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- Global tobacco use has declined, from one in three adults in 2000 to one in five today.
- 150 countries have successfully reduced tobacco use.
- WHO calls for continued efforts to combat the tobacco industry's influence.
Tobacco use has long been a problem for global public health, but new data from the World Health Organization (WHO) show a positive trend. According to the latest report on tobacco trends, global tobacco use has significantly decreased since the beginning of the century. Today, about one in five adults uses tobacco, compared to one in three in 2000.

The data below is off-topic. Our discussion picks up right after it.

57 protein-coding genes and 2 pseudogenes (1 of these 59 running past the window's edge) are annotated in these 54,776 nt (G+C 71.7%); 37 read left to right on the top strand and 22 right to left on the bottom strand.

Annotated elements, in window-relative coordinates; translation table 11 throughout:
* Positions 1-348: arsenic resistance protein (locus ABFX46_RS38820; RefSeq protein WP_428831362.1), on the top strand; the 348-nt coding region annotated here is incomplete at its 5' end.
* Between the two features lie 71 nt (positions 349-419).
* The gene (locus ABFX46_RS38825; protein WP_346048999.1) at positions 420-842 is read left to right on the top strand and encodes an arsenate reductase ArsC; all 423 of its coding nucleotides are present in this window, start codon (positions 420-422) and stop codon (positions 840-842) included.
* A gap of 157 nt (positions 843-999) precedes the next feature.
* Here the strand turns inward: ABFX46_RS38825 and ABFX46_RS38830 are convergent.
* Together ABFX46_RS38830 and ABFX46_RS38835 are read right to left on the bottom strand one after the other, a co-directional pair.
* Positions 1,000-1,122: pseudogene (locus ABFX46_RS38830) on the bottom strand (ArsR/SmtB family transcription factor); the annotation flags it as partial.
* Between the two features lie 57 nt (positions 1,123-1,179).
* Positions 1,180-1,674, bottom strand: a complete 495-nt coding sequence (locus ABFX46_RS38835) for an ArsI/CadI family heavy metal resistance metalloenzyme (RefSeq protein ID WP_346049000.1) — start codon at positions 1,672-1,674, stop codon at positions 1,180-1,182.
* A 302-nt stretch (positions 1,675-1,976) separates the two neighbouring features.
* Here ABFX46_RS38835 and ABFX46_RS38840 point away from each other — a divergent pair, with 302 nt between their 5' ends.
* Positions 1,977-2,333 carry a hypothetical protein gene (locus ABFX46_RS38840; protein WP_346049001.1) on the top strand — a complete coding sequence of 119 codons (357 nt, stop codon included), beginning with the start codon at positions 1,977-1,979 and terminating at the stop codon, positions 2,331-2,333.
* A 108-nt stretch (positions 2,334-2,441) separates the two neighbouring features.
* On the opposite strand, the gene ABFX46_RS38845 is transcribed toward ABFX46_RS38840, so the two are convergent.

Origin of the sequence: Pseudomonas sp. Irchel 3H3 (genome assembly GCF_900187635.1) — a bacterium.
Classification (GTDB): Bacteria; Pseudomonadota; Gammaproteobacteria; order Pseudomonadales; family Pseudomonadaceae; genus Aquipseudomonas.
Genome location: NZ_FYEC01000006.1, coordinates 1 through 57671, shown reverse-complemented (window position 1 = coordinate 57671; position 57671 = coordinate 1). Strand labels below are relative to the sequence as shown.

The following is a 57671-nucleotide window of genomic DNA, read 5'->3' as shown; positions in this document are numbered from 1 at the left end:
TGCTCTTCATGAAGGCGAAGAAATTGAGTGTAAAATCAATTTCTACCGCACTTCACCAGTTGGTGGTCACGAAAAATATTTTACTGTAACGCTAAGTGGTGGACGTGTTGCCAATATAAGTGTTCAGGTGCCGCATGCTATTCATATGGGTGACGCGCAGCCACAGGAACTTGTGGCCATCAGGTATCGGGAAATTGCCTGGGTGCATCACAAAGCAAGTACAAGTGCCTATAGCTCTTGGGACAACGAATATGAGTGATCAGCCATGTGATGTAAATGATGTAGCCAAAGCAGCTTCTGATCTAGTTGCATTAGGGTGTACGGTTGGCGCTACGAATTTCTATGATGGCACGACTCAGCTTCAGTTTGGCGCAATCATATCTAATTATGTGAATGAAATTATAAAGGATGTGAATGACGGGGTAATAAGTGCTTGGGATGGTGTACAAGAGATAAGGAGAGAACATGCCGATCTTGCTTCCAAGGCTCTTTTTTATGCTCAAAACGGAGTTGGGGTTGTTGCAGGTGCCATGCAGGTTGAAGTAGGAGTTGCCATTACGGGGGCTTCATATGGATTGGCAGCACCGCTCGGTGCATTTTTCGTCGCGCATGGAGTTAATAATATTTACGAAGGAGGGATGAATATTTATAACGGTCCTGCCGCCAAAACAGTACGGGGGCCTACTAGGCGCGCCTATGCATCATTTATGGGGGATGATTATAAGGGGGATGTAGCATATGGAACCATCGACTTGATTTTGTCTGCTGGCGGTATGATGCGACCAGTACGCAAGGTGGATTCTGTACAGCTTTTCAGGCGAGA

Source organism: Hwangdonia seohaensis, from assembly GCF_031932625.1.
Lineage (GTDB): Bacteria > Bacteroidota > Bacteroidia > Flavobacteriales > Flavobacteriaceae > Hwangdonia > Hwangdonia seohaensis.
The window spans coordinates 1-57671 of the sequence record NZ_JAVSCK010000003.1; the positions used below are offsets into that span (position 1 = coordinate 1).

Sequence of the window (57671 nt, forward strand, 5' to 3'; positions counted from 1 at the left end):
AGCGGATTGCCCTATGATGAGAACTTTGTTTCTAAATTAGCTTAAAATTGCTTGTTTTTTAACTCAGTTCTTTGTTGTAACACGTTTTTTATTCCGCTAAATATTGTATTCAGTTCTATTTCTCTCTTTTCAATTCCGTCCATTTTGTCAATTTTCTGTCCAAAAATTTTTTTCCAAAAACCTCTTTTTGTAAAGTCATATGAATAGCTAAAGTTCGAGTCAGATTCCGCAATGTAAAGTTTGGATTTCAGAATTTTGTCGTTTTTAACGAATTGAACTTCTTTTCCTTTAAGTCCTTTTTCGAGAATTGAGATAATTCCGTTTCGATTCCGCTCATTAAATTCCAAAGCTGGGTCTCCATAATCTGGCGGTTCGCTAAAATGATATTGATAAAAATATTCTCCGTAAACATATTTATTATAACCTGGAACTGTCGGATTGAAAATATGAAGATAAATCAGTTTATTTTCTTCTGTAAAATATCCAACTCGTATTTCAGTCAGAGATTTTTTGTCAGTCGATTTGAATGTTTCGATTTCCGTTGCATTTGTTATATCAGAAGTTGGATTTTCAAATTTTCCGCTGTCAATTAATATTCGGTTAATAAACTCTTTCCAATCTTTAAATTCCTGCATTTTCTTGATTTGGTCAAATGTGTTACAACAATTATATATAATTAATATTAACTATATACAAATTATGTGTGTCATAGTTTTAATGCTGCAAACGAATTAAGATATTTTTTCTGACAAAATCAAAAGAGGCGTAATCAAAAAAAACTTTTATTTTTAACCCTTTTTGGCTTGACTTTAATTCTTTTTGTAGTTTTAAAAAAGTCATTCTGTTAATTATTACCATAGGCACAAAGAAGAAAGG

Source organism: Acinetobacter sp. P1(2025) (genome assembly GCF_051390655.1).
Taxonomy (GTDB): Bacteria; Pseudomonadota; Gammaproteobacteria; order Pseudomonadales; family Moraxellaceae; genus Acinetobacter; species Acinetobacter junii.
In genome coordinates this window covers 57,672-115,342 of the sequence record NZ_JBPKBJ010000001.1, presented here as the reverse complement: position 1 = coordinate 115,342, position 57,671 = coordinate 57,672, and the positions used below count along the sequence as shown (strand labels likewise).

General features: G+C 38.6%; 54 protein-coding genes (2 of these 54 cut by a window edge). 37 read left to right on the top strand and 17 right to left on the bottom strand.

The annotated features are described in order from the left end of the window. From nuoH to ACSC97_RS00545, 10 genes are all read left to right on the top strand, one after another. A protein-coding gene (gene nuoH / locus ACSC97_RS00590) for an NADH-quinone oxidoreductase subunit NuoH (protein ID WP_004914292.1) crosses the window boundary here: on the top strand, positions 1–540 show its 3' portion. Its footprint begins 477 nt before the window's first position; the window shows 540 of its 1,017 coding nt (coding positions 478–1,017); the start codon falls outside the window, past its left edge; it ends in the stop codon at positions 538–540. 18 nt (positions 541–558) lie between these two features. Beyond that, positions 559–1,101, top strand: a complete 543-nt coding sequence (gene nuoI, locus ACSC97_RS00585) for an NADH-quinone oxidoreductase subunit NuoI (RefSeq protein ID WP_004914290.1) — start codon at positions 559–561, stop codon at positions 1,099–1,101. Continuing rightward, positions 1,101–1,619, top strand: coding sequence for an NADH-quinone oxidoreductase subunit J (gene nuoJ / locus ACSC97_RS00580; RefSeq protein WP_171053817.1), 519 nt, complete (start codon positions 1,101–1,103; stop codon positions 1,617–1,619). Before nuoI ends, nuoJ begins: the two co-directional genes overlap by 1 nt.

Progress in 150 countries
This positive change is a global phenomenon. The report highlights that 150 countries have seen a successful reduction in tobacco use.
Despite these advancements, WHO urges countries not to reduce their efforts. It is important to continue the work of implementing and maintaining policies that limit tobacco use to ensure continued positive development.
The report also points to specific challenges in different regions. WHO's Southeast Asian region currently has the highest proportion of tobacco users, 26.5 percent, closely followed by the European region with 25.3 percent. However, it is predicted that WHO's European region will have the highest proportion of tobacco users globally by 2030, at just over 23 percent.